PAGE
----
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© 09.26.2015 By D. Eric Williams

Some readers of my recent article The Habit Of Love were concerned I was advocating a sterile, emotionless type of marriage. Although I did say a godly marriage is not built on emotion I did not mean to imply there should be no emotion in the marriage relationship. The truth is, most marriage relationships begin with physical attraction or emotional chemistry.

This has been the case since the beginning of time. Indeed, the Bible gives us examples of this phenomenon. Scripture tells us that Sarah, the wife of Abraham was a beautiful woman (Genesis 12:11). Rebecca, the bride of Isaac is described as beautiful (Genesis 24:15-16). Rachel, the second wife of Jacob is presented as having a beautiful face and knockout figure (Genesis 29:17, Rachel was beautiful and had a good figure Contemporary English Version). Although these Scripture references do not mention the emotive response of the men involved, the fact that the physical appearance of the women is included in the record speaks to the physical attraction and emotional reaction of their beaus.

There is additional evidence in the biblical record concerning the emotional aspect of the relationships mentioned above. For instance, Abimelech king of the Philistines looked out at a window, and saw, and behold, Isaac was sporting with Rebekah his wife (Genesis 26:8, KJV). As John Gill says in his comments on this passage, "laughing and joking with her, which by his motions and gestures, and the airs and freedoms he took, Abimelech could perceive were such as were not usual between brothers and sisters, though honest and lawful between man and wife; such as embracing her in his arms, and frequently kissing her, and the like." I suppose Isaac may have been cultivating "habits of love" but any normal man will tell you that it is emotionally satisfying to "sport" with one's wife.

Probably the most obvious example of emotional attachment is Jacob and his willingness to work for seven years in order to marry Rachel. Earlier in the biblical record, Jacob is pictured as a cold-blooded, sober minded realist who is willing to finagle his brother out of his birthright. If we pay attention to the text we understand that Jacob hung around the tents not because he was a mama's boy but because he was a top-notch manager who knew how to run the show. When Jacob met up with Laban and his daughters, it seems he threw that levelheaded approach out the window. Granted, he continued to manage his commercial affairs with great skill but because he was head over heels in love with Rachel, he employed that managerial ability to the benefit of Laban.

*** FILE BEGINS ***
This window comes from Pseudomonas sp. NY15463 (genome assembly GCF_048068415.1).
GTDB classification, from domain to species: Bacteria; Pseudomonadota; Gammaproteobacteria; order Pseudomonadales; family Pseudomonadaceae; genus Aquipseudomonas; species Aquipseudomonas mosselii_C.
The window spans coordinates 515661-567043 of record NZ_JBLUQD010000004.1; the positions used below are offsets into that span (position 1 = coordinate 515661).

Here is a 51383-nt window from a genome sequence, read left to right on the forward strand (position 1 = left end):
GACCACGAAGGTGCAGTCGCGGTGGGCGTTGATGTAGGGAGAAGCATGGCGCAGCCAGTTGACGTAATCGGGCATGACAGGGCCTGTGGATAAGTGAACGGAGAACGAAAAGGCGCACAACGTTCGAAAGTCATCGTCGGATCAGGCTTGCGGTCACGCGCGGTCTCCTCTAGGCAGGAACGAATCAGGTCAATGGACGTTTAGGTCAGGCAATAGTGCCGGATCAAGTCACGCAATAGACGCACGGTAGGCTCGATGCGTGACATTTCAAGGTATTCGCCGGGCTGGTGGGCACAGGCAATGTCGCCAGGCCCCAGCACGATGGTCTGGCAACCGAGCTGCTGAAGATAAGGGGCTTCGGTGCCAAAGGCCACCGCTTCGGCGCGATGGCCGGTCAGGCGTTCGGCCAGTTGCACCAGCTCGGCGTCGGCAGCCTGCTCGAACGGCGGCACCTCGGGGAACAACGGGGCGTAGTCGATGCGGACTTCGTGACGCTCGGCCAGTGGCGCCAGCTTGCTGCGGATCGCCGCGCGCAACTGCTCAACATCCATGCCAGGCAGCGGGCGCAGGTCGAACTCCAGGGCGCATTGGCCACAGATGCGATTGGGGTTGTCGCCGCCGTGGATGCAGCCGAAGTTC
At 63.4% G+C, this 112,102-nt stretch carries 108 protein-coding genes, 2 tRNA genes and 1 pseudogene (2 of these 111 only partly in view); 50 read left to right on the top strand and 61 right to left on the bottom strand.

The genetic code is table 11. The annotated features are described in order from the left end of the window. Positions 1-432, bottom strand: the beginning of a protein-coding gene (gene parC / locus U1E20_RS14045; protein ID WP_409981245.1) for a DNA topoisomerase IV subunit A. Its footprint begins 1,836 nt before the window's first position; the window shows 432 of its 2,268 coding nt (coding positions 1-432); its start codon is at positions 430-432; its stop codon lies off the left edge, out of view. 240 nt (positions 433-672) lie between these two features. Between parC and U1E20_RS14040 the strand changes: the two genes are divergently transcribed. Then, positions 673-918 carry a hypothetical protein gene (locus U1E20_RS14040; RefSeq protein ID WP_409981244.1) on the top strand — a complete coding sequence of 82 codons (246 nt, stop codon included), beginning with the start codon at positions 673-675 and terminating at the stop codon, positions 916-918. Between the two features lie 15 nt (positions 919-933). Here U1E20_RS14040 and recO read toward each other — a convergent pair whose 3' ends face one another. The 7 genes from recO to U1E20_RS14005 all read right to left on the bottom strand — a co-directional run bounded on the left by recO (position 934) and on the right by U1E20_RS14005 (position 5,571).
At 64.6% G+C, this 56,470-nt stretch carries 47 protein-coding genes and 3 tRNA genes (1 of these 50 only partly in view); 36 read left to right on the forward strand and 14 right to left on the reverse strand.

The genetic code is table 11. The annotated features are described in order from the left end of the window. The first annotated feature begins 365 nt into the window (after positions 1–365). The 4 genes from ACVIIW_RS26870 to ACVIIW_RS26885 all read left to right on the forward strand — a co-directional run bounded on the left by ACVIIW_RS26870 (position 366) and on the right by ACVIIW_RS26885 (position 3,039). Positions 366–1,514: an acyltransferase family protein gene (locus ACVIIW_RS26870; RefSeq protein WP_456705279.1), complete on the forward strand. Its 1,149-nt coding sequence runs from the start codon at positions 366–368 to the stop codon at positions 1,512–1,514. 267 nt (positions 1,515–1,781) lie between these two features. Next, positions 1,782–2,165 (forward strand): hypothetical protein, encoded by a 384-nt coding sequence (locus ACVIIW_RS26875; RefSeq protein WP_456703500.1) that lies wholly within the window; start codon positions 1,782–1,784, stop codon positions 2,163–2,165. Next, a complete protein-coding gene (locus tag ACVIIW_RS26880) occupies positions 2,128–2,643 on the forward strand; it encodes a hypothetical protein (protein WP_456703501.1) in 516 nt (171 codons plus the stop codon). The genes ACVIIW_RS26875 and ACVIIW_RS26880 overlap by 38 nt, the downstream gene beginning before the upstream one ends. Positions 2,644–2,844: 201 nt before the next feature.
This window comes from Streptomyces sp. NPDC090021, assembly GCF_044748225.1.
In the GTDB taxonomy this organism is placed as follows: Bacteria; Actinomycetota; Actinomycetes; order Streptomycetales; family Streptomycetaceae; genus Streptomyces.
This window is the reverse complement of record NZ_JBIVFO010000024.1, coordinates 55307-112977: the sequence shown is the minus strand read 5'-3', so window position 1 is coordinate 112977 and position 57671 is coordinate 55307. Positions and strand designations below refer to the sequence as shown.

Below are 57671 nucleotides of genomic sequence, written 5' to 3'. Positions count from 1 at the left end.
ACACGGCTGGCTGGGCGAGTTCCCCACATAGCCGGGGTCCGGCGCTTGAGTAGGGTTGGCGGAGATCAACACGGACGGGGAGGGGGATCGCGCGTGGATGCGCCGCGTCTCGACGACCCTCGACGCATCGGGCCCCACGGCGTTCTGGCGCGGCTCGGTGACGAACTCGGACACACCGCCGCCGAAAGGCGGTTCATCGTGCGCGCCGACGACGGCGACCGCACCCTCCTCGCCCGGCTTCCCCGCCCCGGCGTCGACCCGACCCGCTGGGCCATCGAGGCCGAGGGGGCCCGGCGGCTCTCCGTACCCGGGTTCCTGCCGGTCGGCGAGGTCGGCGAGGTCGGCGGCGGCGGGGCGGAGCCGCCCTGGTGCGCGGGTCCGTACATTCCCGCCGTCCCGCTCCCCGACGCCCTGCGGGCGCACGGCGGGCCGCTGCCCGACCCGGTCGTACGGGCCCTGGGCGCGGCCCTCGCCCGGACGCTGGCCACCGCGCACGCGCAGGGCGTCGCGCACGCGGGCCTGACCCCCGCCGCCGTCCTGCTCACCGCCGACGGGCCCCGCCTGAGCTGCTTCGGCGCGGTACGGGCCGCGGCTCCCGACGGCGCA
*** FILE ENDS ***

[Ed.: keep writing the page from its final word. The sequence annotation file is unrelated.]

I know exactly how Jacob felt. I had dated a few girls before I met my wife but none of them stirred my emotions; I never thought I was in love. But when I met my wife - a woman like Rachel who is beautiful and has a good figure - I felt an immediate chemistry. I had met her when I was on my way to play basketball with some friends and so about ten minutes after making her acquaintance, I was gushing about her to my brother-in-law. I even made the declaration that "I've met the woman I'm going to marry." This after a five-minute conversation.

As wonderful as these feelings are, they do not provide an adequate foundation for a long-term relationship. This is why so many marriages fall apart. The world believes "chemistry" or "falling in love" (or whatever term we might apply to emotional attachment) is enough to maintain a lifelong relationship. Of course that's not the case. The fact is, history informs us that a marriage begun without emotion that later develops an emotional element along with habits of love may be the most stable kind of union.

Therefore, it is important we learn habits of love. This should be something taught to young people before, during and after courtship. If a young couple can immediately begin to develop habits of love in their marriage they will find the transition from an emotion heavy relationship to Christlike love less difficult. Indeed, the newly married man will gladly pick up his dirty laundry and put it in the clothes hamper because, after all, he's head over heels in love with his bride. He will also find it easier to break more serious sinful habits like rage, indifference, and so on.

Although it is important for new marrieds to learn habits of love as early as possible, the truth is, this lifestyle should be taught from infancy. I'm simply suggesting that when a man or woman creates a new life they will find themselves in need of new or reconfigured habits of love; the first day of the honeymoon is a wonderful time to start.

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